Tag Archives: royal navy

Suffolk – the uneatable cheese of the Royal Navy

I’d like to introduce you lot to the excellent Foods of England project.

I particularly liked its entry for Suffolk Cheese, a product that is no longer made for reasons that will become obvious. Until the mid-18th Century it was used by the Royal Navy to feed its sailors, but by all accounts it was dry, salty and so hard there were many stories and jokes about the difficulty of eating it.

Naval administrator Samuel Pepys wrote that he was upset when his domestic staff complained about having to eat it. On the 19th December 1825, The Hampshire Chronicle carried a notice that read: ‘As characteristic of Suffolk cheese, it said that a vessel once laden, one half with grindstones and the other half with the above commodity, on arriving at its destination it was found that the rats had consumed all the grindstones, but left the cheeses untouched.’

Historian NAM Rodger reports that the Navy gave up provisioning ships with the stuff in 1758, no doubt to loud cheering from the foc’sl. My crews, of course, are always provided with the finest cheese I can afford…

Other sea related entries are hardtack or ships biscuits (a nuclear bomb test was named after them), grog, bumpo, and  Cheshire cheese (another Naval staple).

My thanks to Sarah Coxson for the tip!

1917 distance control boat restoration under way at Avonmouth

There are restorations – and then there are restorations so challenging and rarified that the very thought of them makes my teeth rattle and the fluid surrounding my brain boil. this is one of those…

Here’s what my correspondent Helen Aldom has to say about it…

‘One of 12 40ft fast torpedo boats built in 1917, CMB9 was discovered by marine surveyor [and my correspondent’s brother] Robert Morley, who found her lying in a boatyard where she had been neglected for 40 years and was due to be broken up.

‘A crude attempt had been made at some stage to convert her into a cabin cruiser.

‘It is remarkable that she survived so long in those circumstances, and fortunate that Mr Morley was able to recoginise the hull shape straight away having worked on the restoration of a 55ft torpedo boat of the same era.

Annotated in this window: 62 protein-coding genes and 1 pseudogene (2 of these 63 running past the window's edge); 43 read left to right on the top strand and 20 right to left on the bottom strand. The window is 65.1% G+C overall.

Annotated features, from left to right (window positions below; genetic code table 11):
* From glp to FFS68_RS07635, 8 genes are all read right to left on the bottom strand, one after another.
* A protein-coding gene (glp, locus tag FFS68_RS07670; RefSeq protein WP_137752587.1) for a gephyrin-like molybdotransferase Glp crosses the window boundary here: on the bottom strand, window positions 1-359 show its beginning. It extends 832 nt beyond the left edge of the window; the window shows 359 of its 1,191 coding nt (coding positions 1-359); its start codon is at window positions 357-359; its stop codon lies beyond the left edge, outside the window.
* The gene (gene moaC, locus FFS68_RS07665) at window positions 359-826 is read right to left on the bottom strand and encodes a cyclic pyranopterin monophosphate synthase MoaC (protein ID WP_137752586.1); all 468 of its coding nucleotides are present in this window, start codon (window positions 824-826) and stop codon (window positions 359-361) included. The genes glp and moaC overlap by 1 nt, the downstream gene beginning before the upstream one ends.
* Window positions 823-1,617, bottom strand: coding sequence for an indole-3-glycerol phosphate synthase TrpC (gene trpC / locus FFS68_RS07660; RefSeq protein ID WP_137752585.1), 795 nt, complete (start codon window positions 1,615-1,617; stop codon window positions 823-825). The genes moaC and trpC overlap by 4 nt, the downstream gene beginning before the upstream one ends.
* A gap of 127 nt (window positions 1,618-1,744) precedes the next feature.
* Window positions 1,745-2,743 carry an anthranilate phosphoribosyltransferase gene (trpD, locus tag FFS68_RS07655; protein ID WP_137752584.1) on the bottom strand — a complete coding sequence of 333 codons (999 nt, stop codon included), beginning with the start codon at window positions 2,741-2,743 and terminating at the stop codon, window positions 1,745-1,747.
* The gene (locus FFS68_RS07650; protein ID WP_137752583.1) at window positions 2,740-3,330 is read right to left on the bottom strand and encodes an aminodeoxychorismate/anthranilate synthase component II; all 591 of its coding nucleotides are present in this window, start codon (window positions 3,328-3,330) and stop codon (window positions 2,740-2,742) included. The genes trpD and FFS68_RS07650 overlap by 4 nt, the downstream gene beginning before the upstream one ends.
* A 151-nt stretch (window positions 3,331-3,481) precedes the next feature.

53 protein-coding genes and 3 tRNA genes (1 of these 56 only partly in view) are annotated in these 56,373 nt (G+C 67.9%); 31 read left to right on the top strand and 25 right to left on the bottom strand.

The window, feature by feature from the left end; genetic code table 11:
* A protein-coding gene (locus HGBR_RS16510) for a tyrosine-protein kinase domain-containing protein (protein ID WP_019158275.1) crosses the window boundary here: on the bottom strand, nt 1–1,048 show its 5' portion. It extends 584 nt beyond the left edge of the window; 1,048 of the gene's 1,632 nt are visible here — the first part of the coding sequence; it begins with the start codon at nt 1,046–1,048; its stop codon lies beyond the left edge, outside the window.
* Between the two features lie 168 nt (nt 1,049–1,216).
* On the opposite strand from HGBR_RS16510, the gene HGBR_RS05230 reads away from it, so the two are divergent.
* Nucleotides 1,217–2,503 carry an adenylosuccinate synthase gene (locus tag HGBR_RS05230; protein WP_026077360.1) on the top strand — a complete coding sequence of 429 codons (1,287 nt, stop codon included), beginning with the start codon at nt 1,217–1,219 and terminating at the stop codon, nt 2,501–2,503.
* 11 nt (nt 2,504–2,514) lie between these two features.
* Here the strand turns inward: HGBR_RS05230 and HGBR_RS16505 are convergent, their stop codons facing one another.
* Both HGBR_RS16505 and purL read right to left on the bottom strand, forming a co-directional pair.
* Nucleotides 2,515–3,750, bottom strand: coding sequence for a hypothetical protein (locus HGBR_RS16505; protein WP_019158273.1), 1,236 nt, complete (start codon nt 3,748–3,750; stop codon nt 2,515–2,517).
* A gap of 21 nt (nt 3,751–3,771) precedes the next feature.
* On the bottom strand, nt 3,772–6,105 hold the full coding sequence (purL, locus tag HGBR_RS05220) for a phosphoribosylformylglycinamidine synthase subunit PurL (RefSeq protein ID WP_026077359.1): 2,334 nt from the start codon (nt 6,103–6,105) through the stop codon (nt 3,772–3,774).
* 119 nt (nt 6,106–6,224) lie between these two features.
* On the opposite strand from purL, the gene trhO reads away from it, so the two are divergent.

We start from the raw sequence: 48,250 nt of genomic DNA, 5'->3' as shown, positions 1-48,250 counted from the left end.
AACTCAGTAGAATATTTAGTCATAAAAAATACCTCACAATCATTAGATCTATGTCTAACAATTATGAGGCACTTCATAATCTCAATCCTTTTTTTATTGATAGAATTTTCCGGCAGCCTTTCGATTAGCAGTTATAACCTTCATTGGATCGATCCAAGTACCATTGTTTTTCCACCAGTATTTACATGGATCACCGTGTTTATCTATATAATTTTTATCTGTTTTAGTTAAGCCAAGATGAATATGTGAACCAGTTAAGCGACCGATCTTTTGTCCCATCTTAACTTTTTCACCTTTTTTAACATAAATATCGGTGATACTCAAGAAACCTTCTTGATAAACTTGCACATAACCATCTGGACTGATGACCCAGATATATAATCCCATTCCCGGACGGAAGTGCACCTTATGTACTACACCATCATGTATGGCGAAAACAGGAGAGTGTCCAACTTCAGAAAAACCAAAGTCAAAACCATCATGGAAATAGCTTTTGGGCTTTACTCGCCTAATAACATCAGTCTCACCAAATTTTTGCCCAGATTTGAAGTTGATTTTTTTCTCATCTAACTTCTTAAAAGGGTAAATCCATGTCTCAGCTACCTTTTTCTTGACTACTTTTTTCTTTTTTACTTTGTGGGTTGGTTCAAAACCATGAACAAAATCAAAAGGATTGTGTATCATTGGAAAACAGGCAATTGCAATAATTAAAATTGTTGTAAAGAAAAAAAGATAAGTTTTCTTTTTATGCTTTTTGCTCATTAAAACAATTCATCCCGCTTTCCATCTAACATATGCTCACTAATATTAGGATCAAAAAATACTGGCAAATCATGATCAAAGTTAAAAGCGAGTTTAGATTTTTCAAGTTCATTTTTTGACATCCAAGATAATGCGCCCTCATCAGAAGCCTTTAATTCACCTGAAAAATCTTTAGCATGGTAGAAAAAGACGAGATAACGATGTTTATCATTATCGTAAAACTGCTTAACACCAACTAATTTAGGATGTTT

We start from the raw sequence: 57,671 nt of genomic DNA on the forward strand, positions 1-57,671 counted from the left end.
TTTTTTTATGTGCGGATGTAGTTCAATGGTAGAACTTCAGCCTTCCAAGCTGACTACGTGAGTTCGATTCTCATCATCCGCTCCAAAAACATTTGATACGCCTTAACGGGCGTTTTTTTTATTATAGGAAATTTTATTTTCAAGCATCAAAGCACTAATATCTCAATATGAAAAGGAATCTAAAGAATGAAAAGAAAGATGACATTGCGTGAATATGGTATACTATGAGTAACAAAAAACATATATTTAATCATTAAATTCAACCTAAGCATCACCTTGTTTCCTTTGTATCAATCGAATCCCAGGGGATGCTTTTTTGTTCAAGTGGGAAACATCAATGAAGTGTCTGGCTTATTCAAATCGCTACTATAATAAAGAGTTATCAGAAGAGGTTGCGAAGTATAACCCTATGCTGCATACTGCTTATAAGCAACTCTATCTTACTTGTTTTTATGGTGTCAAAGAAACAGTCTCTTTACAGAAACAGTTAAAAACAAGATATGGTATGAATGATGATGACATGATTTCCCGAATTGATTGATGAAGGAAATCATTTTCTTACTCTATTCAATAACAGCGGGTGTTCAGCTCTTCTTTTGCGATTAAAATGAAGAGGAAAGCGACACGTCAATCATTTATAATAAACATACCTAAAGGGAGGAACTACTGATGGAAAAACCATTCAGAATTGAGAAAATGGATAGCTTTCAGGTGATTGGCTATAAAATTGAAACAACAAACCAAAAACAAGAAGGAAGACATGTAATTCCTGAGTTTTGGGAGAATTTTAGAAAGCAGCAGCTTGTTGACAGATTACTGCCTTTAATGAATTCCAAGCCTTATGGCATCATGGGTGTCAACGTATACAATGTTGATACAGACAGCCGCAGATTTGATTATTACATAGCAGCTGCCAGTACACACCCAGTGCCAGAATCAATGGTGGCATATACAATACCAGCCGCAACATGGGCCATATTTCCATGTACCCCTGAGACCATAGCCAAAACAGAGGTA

‘He had the boat transported to his yard at Avonnmouth, and while he feared she could break her back in the process, the boat had been so well made by the original builders, Thorneycroft, that she didnt even creak or groan.

‘This strength is partly due to the remarkable number of ribs placed close together.

‘She has a stepped hydroplane hull and is of double diagonal mahogany construction. Boats of this type were capable of 40 knots propelled by a single screw, and carried one 18 inch torpedo.

‘At present power is provided by two Leyland 400 diesels dating back to the 50s.  Subsequent research has confirmed the identity of the boat. The records show she served with the Navy during WW1 and was based at Osea Island and at the Dover Patrol’s advance base at Dunkirk.

‘What adds to the historical importance of this boat is that in 1918 she was converted into a top-secret distance control boat and designated DCB1. In this role she was fitted with twin screws, bilge keels, radio masts and a small bridge with wireless controls – unfortunately, details of the tests remain classified.

‘She is the only surviving example of this type of boat. The unusual square super-structure that CMB9/DCB1 now has was added with the purpose of protecting the radio control equipment.

‘During the war she saw action at Zeebrugge and escaped unharmed from a German torpedo attack – CMB1 took a direct hit and blew up.

‘She is now registered with National Historic Ships and recently received an award from the Transport Trust.

‘Mr Morley hopes to get her back on water by next year in order to take part in events marking the centenary of the outbreak of World War I.’

The National Historic Ships page describing the vessel explains that distance control boats were under radio control from an aircraft some distance away – the vessels’ speed made them difficult targets to hit. The single torpedo was fired from the stern.

I don’t have access to classified records, but I’d suggest that DCBs would be unmanned and that they would have to be regarded as a kind of early drone.

DCB1 remained in service with the Royal Navy until the early 1950s and it is believed that it is the only surviving boat of its type. It would be interesting to know what role the boats may have played during World War II.

There is a Facebook page showing the restoration and recording interesting facts – see and ‘like’ it here.

Thanks Helen!

The sinking of HMS Implacable in 1949

This film of the destruction of HMS Implacable is extraordinary. Almost unbelievably, this vessel was originally a French naval ship that fought at the battle of Trafalgar, and was later captured at the battle of Cape Ortegal.

According to the Wikipedia account, in British service she was involved in capturing the Imperial Russian Navy 74-gun ship Vsevolod in 1808 during the Anglo-Russian War.

Later, Implacable became a training ship and for a time was the second oldest ship in the Royal Navy after Lord Nelson’s flagship at Trafalgar, HMS Victory. It seems unthinkable that a ship in today’s Navy could stay in service for so long.

As the film shows, she flew both the French tricolour as well as the White Duster on the day she was scuttled by the Navy.